In November I started a list of Location Based Social Networks (LBSN) – and in my first post I wrote “The question is how many of those will be alive next year…” Sadly to say, today (February) I started to update the list with those that are already closing or on their way to close.
My answer then was simple, only those with a solid revenue model and clear value proposition will last. Let’s take a first look on what makes a solid revenue model and services that have clear differentiators.
Profit is the only objective. What is the reason we create a new service or put a company together? The only answer is “TO MAKE MONEY”. Any other reason you may think or find is secondary. The source of that money is your customer. The way to get that money (legally) is by providing them goods, services, and solutions. The products and services are not the objective of the company, they exist only as the conduit to get your customers money by providing them something valuable they need and that keeps them happy.
The Business Model IS the differentiator. I may sound extreme here, but what differentiate services and makes them successful is not technology, but their business model. Take a look at the (now) 80 Location Based Social Networks on my list. I don’t believe there is much technological difference between them. Bottom line, only those that will succeed to generate revenues will survive.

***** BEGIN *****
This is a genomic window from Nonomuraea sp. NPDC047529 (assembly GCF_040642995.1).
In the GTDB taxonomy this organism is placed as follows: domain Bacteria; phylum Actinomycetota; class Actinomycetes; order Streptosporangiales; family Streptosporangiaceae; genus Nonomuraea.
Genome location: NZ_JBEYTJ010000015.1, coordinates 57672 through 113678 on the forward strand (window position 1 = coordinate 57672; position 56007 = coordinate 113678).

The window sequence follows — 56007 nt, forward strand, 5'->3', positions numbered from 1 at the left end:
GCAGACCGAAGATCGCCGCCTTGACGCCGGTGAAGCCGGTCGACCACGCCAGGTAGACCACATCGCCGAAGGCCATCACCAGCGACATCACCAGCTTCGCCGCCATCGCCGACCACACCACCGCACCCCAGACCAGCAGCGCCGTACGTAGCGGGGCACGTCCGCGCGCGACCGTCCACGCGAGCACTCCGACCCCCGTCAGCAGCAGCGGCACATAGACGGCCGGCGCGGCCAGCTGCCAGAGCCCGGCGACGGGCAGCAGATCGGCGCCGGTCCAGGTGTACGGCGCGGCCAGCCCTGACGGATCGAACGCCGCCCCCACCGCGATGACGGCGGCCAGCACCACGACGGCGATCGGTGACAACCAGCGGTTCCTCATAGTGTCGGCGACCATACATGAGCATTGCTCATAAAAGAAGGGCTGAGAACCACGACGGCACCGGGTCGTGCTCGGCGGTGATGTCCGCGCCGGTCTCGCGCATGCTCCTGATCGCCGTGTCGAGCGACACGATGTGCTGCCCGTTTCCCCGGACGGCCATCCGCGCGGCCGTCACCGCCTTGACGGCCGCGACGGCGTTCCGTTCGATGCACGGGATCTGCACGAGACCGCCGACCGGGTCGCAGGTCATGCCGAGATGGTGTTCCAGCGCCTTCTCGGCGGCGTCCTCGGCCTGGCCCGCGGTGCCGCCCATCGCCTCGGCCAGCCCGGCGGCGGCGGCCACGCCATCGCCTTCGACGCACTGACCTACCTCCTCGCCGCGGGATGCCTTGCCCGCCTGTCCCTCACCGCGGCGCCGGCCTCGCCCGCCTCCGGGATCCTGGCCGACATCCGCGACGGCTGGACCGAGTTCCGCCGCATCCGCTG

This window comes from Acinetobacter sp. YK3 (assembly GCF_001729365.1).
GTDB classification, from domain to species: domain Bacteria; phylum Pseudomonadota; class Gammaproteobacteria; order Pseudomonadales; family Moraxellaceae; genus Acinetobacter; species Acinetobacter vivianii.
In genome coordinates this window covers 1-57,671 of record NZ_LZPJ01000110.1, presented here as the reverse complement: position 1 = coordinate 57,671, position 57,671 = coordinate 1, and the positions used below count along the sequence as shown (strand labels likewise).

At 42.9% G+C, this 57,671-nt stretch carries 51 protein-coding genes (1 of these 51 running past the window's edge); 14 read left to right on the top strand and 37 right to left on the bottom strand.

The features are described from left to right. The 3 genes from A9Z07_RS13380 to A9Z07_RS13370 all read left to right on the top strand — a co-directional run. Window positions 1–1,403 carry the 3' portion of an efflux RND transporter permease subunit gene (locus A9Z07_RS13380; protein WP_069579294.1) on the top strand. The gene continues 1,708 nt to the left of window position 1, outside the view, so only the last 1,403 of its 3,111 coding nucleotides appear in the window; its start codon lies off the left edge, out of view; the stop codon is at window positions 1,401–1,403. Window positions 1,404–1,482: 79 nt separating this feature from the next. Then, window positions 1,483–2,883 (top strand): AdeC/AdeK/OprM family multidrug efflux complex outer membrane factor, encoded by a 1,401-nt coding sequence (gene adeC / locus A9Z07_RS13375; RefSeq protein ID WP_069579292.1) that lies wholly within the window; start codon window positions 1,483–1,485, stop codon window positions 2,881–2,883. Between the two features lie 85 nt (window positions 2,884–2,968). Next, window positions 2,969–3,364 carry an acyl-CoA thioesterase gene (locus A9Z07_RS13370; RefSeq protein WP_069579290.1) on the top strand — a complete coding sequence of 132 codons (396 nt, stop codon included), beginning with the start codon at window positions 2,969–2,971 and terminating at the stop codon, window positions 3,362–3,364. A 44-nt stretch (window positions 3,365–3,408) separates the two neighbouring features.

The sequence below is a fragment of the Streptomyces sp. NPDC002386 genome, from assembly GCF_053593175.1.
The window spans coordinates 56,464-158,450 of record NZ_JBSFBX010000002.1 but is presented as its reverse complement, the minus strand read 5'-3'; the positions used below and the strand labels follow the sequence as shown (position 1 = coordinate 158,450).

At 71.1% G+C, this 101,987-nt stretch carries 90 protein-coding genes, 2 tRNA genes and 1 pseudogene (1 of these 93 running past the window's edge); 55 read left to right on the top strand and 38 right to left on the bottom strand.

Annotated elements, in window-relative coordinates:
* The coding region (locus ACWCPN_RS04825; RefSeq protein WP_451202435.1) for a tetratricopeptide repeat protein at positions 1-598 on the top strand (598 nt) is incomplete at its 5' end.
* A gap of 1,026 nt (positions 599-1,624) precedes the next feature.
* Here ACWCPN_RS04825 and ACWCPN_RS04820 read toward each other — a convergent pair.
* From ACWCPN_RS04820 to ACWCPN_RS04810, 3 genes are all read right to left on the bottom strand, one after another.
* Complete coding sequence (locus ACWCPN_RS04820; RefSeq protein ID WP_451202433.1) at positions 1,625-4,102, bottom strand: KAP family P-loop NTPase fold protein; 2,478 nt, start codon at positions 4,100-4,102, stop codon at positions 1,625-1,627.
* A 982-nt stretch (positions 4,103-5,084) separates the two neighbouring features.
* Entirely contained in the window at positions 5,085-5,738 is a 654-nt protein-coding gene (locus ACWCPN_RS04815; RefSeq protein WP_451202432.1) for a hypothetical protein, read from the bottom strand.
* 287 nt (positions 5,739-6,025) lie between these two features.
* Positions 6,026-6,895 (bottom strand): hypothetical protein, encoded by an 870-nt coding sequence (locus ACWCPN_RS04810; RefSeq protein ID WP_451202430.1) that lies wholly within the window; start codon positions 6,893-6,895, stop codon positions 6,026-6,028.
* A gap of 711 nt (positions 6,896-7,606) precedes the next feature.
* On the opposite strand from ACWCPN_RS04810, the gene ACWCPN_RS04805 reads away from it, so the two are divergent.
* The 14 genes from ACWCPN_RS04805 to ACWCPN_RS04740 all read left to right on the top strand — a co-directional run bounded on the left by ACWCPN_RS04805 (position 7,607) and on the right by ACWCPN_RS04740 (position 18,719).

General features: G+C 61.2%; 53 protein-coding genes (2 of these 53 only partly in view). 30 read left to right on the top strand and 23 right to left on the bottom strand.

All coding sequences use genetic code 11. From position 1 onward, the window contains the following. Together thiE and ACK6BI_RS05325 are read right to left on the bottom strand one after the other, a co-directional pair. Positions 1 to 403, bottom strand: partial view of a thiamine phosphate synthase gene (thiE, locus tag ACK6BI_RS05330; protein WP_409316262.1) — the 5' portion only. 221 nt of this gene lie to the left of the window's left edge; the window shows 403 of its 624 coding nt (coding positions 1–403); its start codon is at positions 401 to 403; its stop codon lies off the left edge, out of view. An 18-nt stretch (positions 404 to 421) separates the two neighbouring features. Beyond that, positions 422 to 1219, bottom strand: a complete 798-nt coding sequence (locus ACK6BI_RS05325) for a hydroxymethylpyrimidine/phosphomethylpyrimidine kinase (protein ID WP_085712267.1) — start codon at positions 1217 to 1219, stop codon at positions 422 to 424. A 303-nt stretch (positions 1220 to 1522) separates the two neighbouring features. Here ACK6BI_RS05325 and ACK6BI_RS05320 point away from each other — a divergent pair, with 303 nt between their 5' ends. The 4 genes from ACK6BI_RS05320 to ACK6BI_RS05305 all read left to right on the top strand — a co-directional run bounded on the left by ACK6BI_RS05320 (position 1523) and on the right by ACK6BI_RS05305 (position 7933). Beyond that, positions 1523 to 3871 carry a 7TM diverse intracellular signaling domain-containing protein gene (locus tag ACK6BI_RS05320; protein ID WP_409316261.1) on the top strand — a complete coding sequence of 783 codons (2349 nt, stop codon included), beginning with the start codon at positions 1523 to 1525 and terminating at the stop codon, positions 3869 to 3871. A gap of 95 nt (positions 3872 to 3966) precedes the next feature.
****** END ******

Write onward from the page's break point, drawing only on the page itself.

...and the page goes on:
Marketing, Business Dev and Sales (MBDS) are a key part of your Business Model. Review the list of LBSN and continue with the following exercise. Cut and paste the message excerpts from their websites WITHOUT the name of the company. Read the document the day after and try to identify who is who. If you are one of the owners of those companies, I dare you to pass the list through your employees and see if they can pick their own company from the list. Close your eyes and imagine taking a goldfish from the water tank and leaving it on the table. That’s your company without MBDS.
Business Models are NOT cross-market portable. Many of the LBSN base their hopes in implementing successful WEB2.0 business models, ignoring that the WEB and Mobile environments are completely different. Messaging in the WEB is free but mobile text messaging cost money. WEB mail has no charge but pushing your email to your blackberry carries its own costs. Even Voice is free over the web (skype, jaxtr, etc) but that’s far from being the reality in the mobile world. Ignoring this and other differences result on a distorted view of customer acquisition costs and wrong operational expenditures estimations that lead to “…We had an amazing and unique technology but we run out of money…”
There are other components in the framework, and each one of the elements here presented has its own subcategories, questions and connectors. Want more info? Quid pro Quo, leave some feedback of value for me and the other readers (or just pay for it). As you may see blogging has also its own business mode 🙂